The Czech Trump: how prime minister Babiš undermines democracy

Interview with Jakub Patočka

The political climate in the Czech Republic has grown increasingly repressive following the election of oligarch Andrej Babiš as prime minister in October 2017. With the Czech civil society space squeezed tighter and tighter by Babiš's government, we want to help draw attention to the duress and threats under which many progressive organisations and media outlets now have to work.

In the following interview, Czech journalist and Corporate Europe Observatory board member Jakub Patočka explains what is at stake in the country as targeted defamation campaigns and funding withdrawals are making the work of critical NGOs and newspapers increasingly difficult.

What is the political situation in the Czech Republic now, following the October 2017 parliamentary elections?

It is dark, but it is not hopeless. The fragile system of political parties established after the Democratic Revolution of 1989 has virtually collapsed. It was nothing to be proud of, but it was a democracy resembling more the western countries than the notorious post-communist chaos we are now becoming part of. The Czech democracy was fragile, with many shortcomings, ever deepening corruption and glaring lack of real political alternatives, but still it was a democracy.

It is now being replaced with a political system that still might have formal democratic features, but they are only a facade for a sophisticated authoritarian regime serving the interest of the new Czech leader, Andrej Babiš whose only competition is president Miloš Zeman, who is arguably even worse in some respects.

Andrej Babiš is the second richest citizen of the Czech Republic with personal fortune close to the one of Donald Trump, but in a country with significantly smaller population. The Andrej Babiš party is organized as a part of his property, so are the media he has bought to support his political efforts. His original business is agriculture and related chemicals and he has build his fortunes misusing the weakness of the state, twisting its subsidies and regulations in his favor.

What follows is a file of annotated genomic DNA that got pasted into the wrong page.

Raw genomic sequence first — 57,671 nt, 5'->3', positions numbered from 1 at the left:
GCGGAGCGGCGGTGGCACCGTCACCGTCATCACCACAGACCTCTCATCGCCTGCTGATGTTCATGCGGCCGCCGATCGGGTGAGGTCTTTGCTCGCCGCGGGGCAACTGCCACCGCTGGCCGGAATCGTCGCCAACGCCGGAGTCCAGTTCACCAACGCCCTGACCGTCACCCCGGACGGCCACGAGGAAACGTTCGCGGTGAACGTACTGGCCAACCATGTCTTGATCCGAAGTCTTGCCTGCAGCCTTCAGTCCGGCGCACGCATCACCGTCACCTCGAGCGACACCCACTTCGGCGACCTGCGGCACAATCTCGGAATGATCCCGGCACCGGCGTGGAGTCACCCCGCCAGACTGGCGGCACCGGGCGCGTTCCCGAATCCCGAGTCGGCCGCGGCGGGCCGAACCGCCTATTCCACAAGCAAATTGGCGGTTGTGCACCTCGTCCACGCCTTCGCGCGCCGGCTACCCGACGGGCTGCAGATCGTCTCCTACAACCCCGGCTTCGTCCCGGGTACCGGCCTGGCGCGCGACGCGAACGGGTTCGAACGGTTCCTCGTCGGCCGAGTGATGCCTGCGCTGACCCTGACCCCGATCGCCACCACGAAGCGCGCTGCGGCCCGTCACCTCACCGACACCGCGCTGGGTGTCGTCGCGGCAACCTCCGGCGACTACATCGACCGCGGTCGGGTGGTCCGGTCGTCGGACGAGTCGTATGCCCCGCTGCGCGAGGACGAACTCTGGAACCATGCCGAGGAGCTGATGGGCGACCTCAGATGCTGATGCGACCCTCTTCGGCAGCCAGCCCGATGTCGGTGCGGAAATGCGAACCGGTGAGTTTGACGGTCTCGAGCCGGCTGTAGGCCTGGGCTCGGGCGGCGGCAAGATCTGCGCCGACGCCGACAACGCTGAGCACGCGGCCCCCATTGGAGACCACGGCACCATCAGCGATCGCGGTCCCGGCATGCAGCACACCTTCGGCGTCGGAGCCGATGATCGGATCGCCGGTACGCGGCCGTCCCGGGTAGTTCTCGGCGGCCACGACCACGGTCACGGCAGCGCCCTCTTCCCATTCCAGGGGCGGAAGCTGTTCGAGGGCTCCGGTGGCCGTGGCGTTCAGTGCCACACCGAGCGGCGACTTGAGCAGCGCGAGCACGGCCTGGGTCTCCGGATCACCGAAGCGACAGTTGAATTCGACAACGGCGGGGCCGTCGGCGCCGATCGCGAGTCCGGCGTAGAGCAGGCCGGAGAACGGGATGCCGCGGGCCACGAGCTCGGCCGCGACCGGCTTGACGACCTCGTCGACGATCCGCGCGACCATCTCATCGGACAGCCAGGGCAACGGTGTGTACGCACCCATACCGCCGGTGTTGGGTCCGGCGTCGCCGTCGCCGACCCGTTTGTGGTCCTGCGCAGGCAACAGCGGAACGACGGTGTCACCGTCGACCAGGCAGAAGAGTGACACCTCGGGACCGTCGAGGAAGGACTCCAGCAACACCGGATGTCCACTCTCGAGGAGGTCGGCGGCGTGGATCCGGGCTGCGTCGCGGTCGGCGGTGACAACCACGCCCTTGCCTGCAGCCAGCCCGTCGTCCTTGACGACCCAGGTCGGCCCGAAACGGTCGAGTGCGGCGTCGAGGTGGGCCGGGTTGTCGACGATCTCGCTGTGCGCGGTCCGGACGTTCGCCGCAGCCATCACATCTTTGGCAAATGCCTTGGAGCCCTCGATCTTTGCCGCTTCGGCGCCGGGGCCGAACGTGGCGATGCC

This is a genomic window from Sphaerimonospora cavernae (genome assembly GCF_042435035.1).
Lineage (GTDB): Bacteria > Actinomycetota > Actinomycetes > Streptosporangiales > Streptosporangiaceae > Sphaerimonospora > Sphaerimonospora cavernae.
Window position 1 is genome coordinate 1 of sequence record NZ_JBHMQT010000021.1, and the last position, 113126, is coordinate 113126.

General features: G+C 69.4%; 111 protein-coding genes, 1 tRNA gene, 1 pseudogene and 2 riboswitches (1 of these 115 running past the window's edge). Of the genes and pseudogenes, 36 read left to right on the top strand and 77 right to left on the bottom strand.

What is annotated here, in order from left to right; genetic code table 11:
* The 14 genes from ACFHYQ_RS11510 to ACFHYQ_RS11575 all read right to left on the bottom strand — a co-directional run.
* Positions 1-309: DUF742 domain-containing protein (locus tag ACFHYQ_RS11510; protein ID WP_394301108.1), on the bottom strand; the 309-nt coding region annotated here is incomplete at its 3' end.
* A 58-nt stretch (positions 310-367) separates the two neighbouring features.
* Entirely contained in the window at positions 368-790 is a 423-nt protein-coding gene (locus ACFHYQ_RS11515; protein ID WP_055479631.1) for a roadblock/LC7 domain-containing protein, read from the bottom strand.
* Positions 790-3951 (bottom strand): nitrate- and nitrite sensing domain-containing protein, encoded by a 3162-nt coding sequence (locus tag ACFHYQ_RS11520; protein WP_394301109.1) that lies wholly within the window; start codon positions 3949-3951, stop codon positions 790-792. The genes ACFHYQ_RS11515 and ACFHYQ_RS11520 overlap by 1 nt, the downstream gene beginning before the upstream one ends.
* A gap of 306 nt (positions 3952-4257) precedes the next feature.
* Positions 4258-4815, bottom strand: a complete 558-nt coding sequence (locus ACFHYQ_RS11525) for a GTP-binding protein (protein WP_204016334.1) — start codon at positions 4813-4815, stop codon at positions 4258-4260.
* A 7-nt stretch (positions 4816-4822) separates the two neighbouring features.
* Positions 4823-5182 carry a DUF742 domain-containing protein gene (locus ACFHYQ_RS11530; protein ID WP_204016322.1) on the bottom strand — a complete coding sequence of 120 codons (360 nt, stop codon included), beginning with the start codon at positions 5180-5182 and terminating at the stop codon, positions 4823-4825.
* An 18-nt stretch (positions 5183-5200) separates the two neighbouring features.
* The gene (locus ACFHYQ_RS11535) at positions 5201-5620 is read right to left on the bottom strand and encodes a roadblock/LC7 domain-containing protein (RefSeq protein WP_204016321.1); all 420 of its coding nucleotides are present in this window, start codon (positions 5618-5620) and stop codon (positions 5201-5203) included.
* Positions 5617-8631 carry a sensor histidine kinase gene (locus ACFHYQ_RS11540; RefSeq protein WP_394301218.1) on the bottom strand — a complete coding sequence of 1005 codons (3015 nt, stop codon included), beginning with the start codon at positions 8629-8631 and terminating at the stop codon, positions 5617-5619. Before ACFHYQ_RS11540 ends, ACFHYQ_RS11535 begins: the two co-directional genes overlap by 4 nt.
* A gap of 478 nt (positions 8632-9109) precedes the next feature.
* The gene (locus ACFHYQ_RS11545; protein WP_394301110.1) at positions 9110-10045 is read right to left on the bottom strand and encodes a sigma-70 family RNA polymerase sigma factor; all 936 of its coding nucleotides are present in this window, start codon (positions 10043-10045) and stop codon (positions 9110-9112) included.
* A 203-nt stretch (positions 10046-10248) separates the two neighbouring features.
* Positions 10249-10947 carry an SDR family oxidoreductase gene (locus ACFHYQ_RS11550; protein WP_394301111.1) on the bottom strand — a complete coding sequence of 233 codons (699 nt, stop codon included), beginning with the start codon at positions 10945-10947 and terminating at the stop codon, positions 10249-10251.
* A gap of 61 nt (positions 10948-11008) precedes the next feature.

When the Czech neoliberal system was collapsing after the elections 2010 and Babiš’ model of enterprise was in danger he decided to assume the control of the state directly. He used the fact that there was a demand for an alternative to the compromised political establishment. And he perfectly realized that the fact he himself was one of the reasons why the establishment is compromised will not prevent him to buy himself a position in which he can pretend he is a principal alternative.

The fight for the Czech democracy is still open though. Because of the strong movement against him and because of criminal charges he is facing he was not able to form a majority government as of now. This keeps the political situation open and still some of the solutions would not be detrimental to the Czech democracy.

Who is Andrej Babiš?

He is one of the capitalist predators who have made themselves absurdly rich using the loopholes in the young democracies recklessly soft on regulations that emerged after the collapse of communism. He entered the free society of the 1990s with substantial resources he has made as a confident of the Czechoslovak secret police operating in Northern Africa where he was responsible for purchasing strategic commodities for the former Eastern Bloc.